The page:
Wren hunt for spiders and small insects
Small birds are believed to be suffering because of heavy snow and prolonged deep frosts in the Highlands, RSPB Scotland has said.
The bird charity said few sightings of the wren along with the stonechat and the UK's smallest songbird, goldcrest, have been made since winter started.
Wrens are vulnerable to the cold because of their small size.
They feed on spiders and other insects but a covering of deep snow has made finding prey hard.
RSPB conservation worker Stuart Benn said the robin-sized stonechat and tiny goldcrest have suffered for the same reasons.
The species' small bodies means they lose heat quickly.
According to myth, wren became the king of birds by cheating in a competition to find the bird that could fly the highest.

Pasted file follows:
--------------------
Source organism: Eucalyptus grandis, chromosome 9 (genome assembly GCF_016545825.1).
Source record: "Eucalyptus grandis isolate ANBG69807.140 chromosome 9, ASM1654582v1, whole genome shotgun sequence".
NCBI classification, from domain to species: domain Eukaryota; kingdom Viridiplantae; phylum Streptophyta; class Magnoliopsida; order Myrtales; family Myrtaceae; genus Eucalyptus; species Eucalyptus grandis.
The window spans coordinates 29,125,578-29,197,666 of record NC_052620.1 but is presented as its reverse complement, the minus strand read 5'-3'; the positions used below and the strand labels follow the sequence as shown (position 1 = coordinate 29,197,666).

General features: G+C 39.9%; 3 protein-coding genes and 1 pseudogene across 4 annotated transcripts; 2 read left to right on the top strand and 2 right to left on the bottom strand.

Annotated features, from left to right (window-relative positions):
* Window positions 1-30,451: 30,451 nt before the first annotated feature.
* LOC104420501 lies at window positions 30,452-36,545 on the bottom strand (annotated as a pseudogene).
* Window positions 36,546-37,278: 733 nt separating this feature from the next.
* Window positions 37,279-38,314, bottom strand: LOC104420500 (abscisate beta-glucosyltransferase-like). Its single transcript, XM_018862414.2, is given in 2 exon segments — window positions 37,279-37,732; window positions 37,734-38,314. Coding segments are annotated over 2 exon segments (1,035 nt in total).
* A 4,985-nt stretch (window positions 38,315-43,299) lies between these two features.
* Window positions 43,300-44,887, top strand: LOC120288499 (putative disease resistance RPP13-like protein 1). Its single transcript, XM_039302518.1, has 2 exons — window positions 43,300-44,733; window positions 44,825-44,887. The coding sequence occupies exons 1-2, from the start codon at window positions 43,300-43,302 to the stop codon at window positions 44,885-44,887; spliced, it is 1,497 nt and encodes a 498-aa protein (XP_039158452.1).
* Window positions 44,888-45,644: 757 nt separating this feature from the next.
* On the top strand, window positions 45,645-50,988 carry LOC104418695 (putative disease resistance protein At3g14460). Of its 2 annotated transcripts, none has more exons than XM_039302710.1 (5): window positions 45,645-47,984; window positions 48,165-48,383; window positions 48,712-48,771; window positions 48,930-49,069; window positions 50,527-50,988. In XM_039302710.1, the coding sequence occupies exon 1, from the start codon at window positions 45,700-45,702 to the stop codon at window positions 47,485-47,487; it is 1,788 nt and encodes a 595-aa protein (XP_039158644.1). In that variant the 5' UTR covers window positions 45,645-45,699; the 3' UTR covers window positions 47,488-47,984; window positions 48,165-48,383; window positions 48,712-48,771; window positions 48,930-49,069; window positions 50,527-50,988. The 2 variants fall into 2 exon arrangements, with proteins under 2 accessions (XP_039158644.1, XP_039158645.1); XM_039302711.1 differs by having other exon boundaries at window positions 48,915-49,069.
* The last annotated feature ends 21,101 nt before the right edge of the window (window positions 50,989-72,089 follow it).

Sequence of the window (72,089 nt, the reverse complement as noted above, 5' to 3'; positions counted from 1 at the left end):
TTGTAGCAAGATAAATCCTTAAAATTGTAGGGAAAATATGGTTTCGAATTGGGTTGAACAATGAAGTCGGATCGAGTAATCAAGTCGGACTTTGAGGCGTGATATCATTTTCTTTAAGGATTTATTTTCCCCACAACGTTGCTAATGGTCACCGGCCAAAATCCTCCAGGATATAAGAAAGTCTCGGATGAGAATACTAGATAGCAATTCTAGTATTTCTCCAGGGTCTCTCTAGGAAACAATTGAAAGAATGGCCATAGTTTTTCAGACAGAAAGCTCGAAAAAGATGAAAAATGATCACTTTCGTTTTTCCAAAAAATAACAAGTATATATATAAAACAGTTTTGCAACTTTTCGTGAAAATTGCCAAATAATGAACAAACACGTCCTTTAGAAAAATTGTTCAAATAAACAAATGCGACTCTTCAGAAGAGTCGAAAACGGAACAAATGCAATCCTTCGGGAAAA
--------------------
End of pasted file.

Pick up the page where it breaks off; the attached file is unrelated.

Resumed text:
A wren hid on the back of an eagle and once the raptor tired it flew up into the sky, winning the contest.
Barn owls - which has previously given the RSPB cause for concern - also continue to struggle in the wintry weather, the conservation charity said.
Large numbers of dead owls were recorded by RSPB field workers in the north of Scotland last month.
The charity said it believed severe weather could have led to the birds starving to death.
A dead owl was recently found in Inverness.
Mr Benn said: "We picked up a dead and completely emaciated barn owl a couple of weeks ago from a garden near the Ness Islands.
"Barn owls wouldn't normally come into the town so I think this shows how desperate they must be for food.
"I haven't heard of any since but I suspect this is due to a combination of potential finders not being able to get out and there now probably being very few barn owls still alive that could die - they've taken an absolute hammering this winter."